There has been a proliferation in recent years of “dollar stores,” stores where many if not all items are one dollar. It would logically follow that shopping there instead of at a normal retail store would save money, but not as much as one might think.
Lowest cost retailers explode in popularity
Time magazine reported in January that the fastest-growing retail sector was “dollar stores,” discount retailers selling sundry and grocery items for $1, or at least many items costing that much and offering others at steep discounts. The top four dollar stores, Dollar General, Dollar Tree Family Dollar and 99 Cents Only, now outnumber major drugstore chains like Walgreens and Rite Aid by 21,500 locations to 19,700.
The appeal is obvious; items is available for less money than at a regular store, or so it would seem. However, according to a recent blog post on the Houston Chronicle, also cited on The Consumerist, it depends on what one is shopping for.
Amanda Grossman of the Houston Chronicle did a comparison test to see if people really did save money at dollar stores. She compared items from a 99 Cent Store and Family Dollar, two popular discount retailers, and Walmart, checking price and price per unit. She found dollar stores did save money overall, but not on all items.
For instance, Lysol Toilet Bowl Cleaner spray was 99 cents for a 16-ounce can at the 99 Cent Store, $2 for 24 ounces at Family Dollar and $1.97 for a 24-ounce can at Walmart. The 99 Cent Store had the cheapest price per ounce, at 6.1 cents per ounce, compared to 8.2 cents per ounce and 8.3 cents per ounce at Walmart and Family Dollar, respectively. A jar of sweet red peppers was $1 at the 99 Cents Store for a 14.5-ounce jar, compared to $1.25 for 8.3 ounces at Family Dollar and $2.29 at Walmart. In other examples, Family Dollar had better prices.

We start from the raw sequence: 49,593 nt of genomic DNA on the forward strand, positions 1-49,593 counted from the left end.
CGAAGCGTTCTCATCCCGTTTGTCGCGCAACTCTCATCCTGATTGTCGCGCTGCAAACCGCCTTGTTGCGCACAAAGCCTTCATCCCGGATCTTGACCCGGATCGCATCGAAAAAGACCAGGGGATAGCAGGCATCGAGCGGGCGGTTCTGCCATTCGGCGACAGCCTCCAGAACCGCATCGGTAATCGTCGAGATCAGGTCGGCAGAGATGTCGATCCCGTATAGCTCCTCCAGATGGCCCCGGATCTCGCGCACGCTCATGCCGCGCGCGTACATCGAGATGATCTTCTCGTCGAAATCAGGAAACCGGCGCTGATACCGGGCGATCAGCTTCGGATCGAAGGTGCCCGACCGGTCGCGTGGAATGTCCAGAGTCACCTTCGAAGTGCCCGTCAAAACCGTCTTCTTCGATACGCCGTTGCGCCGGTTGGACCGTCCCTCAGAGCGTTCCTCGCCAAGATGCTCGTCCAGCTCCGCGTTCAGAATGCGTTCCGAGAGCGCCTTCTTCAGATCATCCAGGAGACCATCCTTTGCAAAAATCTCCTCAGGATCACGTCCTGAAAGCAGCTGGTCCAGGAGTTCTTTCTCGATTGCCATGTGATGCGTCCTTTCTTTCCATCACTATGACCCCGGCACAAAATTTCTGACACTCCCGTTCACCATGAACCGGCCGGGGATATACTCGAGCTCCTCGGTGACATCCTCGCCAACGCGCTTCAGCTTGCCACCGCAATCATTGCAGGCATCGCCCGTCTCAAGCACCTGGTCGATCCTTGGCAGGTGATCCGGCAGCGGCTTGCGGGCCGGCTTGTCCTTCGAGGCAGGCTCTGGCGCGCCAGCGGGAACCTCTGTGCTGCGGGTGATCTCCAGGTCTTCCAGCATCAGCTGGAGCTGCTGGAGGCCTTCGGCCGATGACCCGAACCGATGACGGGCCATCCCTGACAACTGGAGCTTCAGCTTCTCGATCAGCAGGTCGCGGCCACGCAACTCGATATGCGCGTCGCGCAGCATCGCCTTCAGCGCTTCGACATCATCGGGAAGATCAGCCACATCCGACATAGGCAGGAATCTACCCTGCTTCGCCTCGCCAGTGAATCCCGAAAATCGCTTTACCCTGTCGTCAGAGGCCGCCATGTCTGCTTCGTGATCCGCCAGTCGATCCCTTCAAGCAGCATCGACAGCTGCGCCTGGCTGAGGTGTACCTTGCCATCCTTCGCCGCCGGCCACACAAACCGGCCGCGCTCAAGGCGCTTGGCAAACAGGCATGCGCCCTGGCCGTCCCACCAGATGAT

However, Walmart had the cheaper price on Heft Easy Flaps 13-gallon trash bags, which were $6.99 for 80 at Walmart, compared to $5.50 for 58 at the 99 Cent Store and not available at Family Dollar. Walmart’s cost per unit was 8.7 cents per bag, compared to 9.5 cents per bag at the 99 Cent Store.
Some things cheaper for a reason
Numerous websites have similar dollar store comparisons, such as LenPenzo.com, a popular personal finance blog. A LenPenzo comparison similarly found some things were cheaper, but others were more expensive at dollar stores, such as chili powder, which was half as expensive at Walmart.
Also, according to Time magazine, some things are cheap for a reason. Dollar store batteries, for instance, use different chemicals than alkali batteries like Energizer and Duracell and lose charge much more rapidly. Electronics at dollar stores aren’t often certified by Underwriters Laboratories, a leading safety certification company for electronics. According to Forbes, Consumer Reports testing has found vitamins, medication and toothpaste to have counterfeit, if not toxic, ingredients, so consumers would do well to spend more but be safe for those items.